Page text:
20 DIY Home Repairs Everyone Should Know How To Do

DIY Home Repairs You Need To Know

Homeownership can be a challenge. There is always something that needs attention, something that needs to be fixed, and there is no landlord to call to get it taken care of. If you own your own home, all that is on you.

And it’s actually extremely satisfying once you discover how self-sufficient you really are.

Even if you’ve never picked up a hammer or couldn’t pick a Phillips-head screwdriver out of a lineup, you can still make most common home repairs yourself thanks to your Internet connection.

In generations past, a leaky faucet meant thumbing through the Yellow Pages to find an inexpensive, available plummer. Now, you just need Google.

Or this blog post.

Below are 20 of the most common home repairs that you as a homeowner should learn how to do. Ultimately, doing so can save you potentially thousands of dollars over the lifetime of your home, and give you that satisfaction that’s unique to DIY living.

We’ll include a mixture of written tutorials and video tutorials because some of these repairs are easier when you watch someone else do them first.

Bathroom Repairs

How to Unclog a Toilet

Clogged toilets are often difficult because many of us start making bad decisions at the moment of truth, i.e. when we realize the toilet is clogged and filling up with water. It’s best to read Family Handyman’s guide on fixing clogged toilets in advance so you’ll know what to do when crisis strikes.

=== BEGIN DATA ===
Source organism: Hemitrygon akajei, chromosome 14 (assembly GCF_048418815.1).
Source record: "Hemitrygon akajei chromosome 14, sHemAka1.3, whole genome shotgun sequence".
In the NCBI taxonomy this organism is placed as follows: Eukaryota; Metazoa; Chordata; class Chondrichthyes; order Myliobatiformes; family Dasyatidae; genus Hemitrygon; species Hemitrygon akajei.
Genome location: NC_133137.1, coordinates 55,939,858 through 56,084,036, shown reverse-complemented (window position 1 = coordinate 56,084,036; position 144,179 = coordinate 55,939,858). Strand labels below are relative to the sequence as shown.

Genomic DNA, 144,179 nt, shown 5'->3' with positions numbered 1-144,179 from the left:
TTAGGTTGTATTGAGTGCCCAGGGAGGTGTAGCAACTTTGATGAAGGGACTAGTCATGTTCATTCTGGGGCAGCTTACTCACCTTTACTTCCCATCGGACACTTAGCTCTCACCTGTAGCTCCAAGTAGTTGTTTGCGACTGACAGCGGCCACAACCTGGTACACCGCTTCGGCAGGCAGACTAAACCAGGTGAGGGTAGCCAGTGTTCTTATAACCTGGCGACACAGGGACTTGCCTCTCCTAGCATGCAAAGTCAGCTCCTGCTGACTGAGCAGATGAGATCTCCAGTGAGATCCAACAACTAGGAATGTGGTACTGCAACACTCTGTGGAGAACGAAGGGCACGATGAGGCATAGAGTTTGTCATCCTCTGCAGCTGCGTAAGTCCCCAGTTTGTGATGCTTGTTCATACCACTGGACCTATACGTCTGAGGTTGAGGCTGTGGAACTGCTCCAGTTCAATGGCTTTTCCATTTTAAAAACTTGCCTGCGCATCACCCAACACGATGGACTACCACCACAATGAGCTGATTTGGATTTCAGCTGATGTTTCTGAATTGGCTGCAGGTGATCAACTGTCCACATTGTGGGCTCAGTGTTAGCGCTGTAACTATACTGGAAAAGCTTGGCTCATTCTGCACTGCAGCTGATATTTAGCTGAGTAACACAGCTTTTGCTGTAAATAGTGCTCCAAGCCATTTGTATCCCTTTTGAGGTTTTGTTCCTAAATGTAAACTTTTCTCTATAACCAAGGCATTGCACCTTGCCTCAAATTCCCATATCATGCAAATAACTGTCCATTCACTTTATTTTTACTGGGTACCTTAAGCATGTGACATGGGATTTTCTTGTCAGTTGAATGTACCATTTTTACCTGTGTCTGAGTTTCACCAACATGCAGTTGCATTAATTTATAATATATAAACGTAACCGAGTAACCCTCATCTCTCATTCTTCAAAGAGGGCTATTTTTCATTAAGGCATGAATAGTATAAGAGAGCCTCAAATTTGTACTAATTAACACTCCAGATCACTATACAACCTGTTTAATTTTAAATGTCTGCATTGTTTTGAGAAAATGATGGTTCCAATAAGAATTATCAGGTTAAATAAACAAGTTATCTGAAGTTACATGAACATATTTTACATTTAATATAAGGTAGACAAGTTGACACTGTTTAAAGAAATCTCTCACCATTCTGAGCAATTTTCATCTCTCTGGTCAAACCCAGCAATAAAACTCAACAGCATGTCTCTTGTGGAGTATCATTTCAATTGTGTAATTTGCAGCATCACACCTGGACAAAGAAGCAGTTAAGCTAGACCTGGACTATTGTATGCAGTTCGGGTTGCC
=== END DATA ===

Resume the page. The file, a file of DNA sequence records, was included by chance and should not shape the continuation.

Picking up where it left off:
It’s pretty simple. A good plunger is your first line of defense. Failing that, you move onto an auger or plumbing snake, which costs less than $10 if you don’t already have one. Unless you have a two-year-old making regular deposits of jewelry and toys in the toilet bowl, the plunger or snake should do the trick.

Bonus tip: If you don’t have a snake handy and need to fix the clog quickly, mix a little dish detergent with four cups of piping hot water and pour it in the bowl. If the obstruction is biological in nature, that solution should break it down in a half hour.

How to Fix a Running Toilet

How to Caulk Bathroom Fixtures

Leaking showers or any other fixture in which you use caulk to keep it water-tight can seem intimidating if you’ve never fixed anything like this before, but home improvement expert Ron Hazelton has a great video that demonstrates how to remove old caulk easily and put down a new, smooth seal.